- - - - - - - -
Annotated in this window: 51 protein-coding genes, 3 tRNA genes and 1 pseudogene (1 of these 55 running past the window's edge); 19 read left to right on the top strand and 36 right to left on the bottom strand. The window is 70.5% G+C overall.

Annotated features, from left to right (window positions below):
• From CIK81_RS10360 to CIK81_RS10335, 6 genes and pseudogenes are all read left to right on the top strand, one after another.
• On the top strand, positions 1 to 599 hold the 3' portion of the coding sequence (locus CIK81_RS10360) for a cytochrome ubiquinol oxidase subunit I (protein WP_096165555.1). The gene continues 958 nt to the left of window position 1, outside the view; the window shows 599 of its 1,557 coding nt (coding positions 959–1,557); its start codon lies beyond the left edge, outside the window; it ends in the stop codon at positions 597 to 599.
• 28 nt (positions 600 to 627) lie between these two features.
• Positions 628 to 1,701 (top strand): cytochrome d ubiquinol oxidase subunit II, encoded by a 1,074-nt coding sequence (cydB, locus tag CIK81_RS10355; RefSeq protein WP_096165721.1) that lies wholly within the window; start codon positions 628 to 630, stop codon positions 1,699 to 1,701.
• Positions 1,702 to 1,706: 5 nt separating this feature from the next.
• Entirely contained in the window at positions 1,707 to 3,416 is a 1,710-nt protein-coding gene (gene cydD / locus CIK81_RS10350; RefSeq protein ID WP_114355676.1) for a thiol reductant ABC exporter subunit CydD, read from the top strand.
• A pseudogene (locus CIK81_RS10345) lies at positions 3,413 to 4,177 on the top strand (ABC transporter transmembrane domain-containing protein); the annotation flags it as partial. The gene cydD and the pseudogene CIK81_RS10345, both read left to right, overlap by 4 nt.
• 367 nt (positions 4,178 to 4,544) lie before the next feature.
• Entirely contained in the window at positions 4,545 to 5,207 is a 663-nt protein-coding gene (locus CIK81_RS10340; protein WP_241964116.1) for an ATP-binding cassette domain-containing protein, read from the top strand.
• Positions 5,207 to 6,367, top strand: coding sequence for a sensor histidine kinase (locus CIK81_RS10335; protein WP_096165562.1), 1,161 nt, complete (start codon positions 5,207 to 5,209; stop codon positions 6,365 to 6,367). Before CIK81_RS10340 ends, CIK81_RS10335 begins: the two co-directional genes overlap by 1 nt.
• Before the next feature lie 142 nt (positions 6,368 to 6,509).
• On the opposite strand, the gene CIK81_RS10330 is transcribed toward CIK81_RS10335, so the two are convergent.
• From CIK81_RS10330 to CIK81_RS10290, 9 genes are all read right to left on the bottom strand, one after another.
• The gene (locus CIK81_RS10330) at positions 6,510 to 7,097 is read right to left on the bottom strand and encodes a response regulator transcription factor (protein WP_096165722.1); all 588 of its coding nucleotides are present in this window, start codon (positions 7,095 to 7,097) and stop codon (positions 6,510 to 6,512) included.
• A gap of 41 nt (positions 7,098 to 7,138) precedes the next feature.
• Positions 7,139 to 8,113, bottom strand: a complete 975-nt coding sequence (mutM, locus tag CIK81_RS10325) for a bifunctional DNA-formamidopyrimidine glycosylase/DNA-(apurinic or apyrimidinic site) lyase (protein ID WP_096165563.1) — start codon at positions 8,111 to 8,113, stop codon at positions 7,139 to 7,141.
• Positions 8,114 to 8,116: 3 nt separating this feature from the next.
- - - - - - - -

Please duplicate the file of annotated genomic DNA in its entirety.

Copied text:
Annotated in this window: 51 protein-coding genes, 3 tRNA genes and 1 pseudogene (1 of these 55 running past the window's edge); 19 read left to right on the top strand and 36 right to left on the bottom strand. The window is 70.5% G+C overall.

Annotated features, from left to right (window positions below):
• From CIK81_RS10360 to CIK81_RS10335, 6 genes and pseudogenes are all read left to right on the top strand, one after another.
• On the top strand, positions 1 to 599 hold the 3' portion of the coding sequence (locus CIK81_RS10360) for a cytochrome ubiquinol oxidase subunit I (protein WP_096165555.1). The gene continues 958 nt to the left of window position 1, outside the view; the window shows 599 of its 1,557 coding nt (coding positions 959–1,557); its start codon lies beyond the left edge, outside the window; it ends in the stop codon at positions 597 to 599.
• 28 nt (positions 600 to 627) lie between these two features.
• Positions 628 to 1,701 (top strand): cytochrome d ubiquinol oxidase subunit II, encoded by a 1,074-nt coding sequence (cydB, locus tag CIK81_RS10355; RefSeq protein WP_096165721.1) that lies wholly within the window; start codon positions 628 to 630, stop codon positions 1,699 to 1,701.
• Positions 1,702 to 1,706: 5 nt separating this feature from the next.
• Entirely contained in the window at positions 1,707 to 3,416 is a 1,710-nt protein-coding gene (gene cydD / locus CIK81_RS10350; RefSeq protein ID WP_114355676.1) for a thiol reductant ABC exporter subunit CydD, read from the top strand.
• A pseudogene (locus CIK81_RS10345) lies at positions 3,413 to 4,177 on the top strand (ABC transporter transmembrane domain-containing protein); the annotation flags it as partial. The gene cydD and the pseudogene CIK81_RS10345, both read left to right, overlap by 4 nt.
• 367 nt (positions 4,178 to 4,544) lie before the next feature.
• Entirely contained in the window at positions 4,545 to 5,207 is a 663-nt protein-coding gene (locus CIK81_RS10340; protein WP_241964116.1) for an ATP-binding cassette domain-containing protein, read from the top strand.
• Positions 5,207 to 6,367, top strand: coding sequence for a sensor histidine kinase (locus CIK81_RS10335; protein WP_096165562.1), 1,161 nt, complete (start codon positions 5,207 to 5,209; stop codon positions 6,365 to 6,367). Before CIK81_RS10340 ends, CIK81_RS10335 begins: the two co-directional genes overlap by 1 nt.
• Before the next feature lie 142 nt (positions 6,368 to 6,509).
• On the opposite strand, the gene CIK81_RS10330 is transcribed toward CIK81_RS10335, so the two are convergent.
• From CIK81_RS10330 to CIK81_RS10290, 9 genes are all read right to left on the bottom strand, one after another.
• The gene (locus CIK81_RS10330) at positions 6,510 to 7,097 is read right to left on the bottom strand and encodes a response regulator transcription factor (protein WP_096165722.1); all 588 of its coding nucleotides are present in this window, start codon (positions 7,095 to 7,097) and stop codon (positions 6,510 to 6,512) included.
• A gap of 41 nt (positions 7,098 to 7,138) precedes the next feature.
• Positions 7,139 to 8,113, bottom strand: a complete 975-nt coding sequence (mutM, locus tag CIK81_RS10325) for a bifunctional DNA-formamidopyrimidine glycosylase/DNA-(apurinic or apyrimidinic site) lyase (protein ID WP_096165563.1) — start codon at positions 8,111 to 8,113, stop codon at positions 7,139 to 7,141.
• Positions 8,114 to 8,116: 3 nt separating this feature from the next.